D2141. Blue and White Rectangular Marine Plaque
Delft, circa 1780
Painted with the 1705 sea battle at Gibraltar with several large ships variously rigged and flying multiple flags and pennants, amidst smoke and damaged sinking ships, in the foreground two smaller vessels also flying flags with people standing and in the background buildings on the rocky far bank, and the top inscribed “GIBRATAR”.
Length: 41.9 cm. (16.5 in.); Height: 38 cm. (15 in.)
Collection Maurice de Ramaix (1850-1918), before 1913 and thence by family descent.
As we continuously try to innovate and contribute to the future of our business, the provenance of this item has, as part of a pilot, been registered with independent and secured registration agency Provenance+ Amsterdam.
This plaque shows the battle of Gibraltar on March 21, 1705, with a victory of the English fleet over the French fleet. The battle ended the siege of Gibraltar by the French and the Spaniards. This so-called Twelfth Siege of Gibraltar was fought between September 1704 and May 1705 during the War of the Spanish Succession. The Spanish Succession War started when Charles II of Spain died childless in 1700. This meant the end of the Habsburg royal house in Spain and caused great turmoil among European royal houses. In 1704 acombined English-Dutch fleet conquered the strategic point of Gibraltar, since the Strait of Gibraltar could be controlled between the Mediterranean and the Atlantic Ocean. The French and Spanish forces did not give in, but the battle was decided by Admiral John Leake in 1705: with a combined English, Dutch and Portuguese force of 35 ships, the French lost five of their 18 ships in the Strait of Gibraltar.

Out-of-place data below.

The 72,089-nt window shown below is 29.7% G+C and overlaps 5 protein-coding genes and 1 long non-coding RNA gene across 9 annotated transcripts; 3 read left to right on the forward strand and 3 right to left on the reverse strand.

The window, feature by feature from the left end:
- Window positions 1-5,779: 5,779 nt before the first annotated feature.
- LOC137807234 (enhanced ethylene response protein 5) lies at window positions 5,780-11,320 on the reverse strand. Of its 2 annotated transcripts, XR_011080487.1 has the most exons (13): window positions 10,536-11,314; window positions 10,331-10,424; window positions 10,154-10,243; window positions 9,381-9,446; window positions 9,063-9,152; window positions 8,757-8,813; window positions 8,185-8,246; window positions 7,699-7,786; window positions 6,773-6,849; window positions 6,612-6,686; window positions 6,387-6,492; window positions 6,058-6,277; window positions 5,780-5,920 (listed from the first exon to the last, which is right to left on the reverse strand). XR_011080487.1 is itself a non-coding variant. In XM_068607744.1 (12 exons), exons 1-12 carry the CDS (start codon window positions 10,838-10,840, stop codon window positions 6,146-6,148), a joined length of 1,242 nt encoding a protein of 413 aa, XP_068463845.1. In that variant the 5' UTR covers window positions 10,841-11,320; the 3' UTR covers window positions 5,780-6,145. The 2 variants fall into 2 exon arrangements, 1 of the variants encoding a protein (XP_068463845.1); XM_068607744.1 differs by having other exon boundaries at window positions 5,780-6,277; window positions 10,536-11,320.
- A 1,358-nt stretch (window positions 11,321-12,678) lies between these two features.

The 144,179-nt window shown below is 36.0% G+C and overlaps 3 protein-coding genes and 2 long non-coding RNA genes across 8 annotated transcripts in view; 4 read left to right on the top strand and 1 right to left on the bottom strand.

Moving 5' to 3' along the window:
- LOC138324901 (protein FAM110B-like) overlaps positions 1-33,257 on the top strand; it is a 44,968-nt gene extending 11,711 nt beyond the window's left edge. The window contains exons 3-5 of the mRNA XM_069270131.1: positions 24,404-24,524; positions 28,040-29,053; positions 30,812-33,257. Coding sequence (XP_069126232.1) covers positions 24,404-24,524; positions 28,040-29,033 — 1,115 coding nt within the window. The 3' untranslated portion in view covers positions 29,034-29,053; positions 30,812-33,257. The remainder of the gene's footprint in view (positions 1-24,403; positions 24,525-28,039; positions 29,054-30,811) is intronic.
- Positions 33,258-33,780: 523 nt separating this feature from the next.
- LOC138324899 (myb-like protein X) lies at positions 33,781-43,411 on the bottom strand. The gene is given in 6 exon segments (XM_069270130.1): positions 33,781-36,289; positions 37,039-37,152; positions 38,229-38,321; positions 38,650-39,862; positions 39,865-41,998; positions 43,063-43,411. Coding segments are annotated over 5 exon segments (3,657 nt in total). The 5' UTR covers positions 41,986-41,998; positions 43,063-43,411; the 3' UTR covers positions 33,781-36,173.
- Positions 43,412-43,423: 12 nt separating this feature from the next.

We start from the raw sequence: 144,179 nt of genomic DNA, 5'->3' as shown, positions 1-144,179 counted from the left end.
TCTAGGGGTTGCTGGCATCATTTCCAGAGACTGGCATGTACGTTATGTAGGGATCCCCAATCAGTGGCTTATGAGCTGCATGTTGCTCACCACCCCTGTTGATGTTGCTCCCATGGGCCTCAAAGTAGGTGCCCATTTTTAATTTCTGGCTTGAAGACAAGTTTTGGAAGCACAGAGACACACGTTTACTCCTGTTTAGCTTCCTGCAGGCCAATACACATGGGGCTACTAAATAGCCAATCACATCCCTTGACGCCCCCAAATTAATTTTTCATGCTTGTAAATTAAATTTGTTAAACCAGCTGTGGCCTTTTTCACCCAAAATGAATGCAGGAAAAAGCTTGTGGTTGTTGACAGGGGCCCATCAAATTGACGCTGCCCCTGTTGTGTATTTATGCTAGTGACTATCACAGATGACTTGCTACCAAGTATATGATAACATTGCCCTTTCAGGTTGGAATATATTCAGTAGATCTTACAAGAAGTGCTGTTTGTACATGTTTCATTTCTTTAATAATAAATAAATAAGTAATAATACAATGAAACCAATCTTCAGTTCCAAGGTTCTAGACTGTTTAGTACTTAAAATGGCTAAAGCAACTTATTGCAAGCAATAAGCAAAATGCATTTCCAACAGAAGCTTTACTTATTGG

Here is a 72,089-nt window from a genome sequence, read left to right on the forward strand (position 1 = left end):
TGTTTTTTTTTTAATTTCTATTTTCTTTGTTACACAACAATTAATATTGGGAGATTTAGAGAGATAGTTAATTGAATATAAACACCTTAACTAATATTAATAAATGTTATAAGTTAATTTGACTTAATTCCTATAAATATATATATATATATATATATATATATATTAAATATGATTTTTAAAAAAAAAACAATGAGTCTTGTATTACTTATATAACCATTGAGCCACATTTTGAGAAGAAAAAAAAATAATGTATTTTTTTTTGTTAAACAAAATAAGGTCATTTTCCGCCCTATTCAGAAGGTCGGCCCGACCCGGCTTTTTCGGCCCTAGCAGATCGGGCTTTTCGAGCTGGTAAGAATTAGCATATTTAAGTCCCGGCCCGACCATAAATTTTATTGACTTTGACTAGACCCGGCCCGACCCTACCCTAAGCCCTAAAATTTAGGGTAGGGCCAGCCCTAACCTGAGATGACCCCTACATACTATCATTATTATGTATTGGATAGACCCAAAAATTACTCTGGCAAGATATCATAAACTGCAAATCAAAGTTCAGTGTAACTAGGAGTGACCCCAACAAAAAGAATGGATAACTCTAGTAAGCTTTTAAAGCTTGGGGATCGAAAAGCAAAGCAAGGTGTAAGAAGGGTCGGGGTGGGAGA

The plaque is painted after the print La Forteresse Gibraltar Enforce des Espagnioles by Balthasar Friedrick Leizelt from 1780. Leizelt produced a series of European and American scenic views at a time when pictures of foreign countries were popular. These prints belong to a genre called vue d’optique, which was popular during the second half of the eighteenth century and into the nineteenth century. Characteristic for these prints is that the series title is a mirror image because optical viewers made use of mirrors to reverse the image. Leizelt, who was active in the second half of the eighteenth century in Augsburg, produced the engraving after the engraving Die Glückliche Entsezung der Haupt Vestung Gibraltar from 1712-1715 by Johann Jakob Kleinschmidt, who was active from circa 1687 until 1742 in Augsburg. Kleinschmidt in turn used a drawing by the German painter and print artist Paul Decker.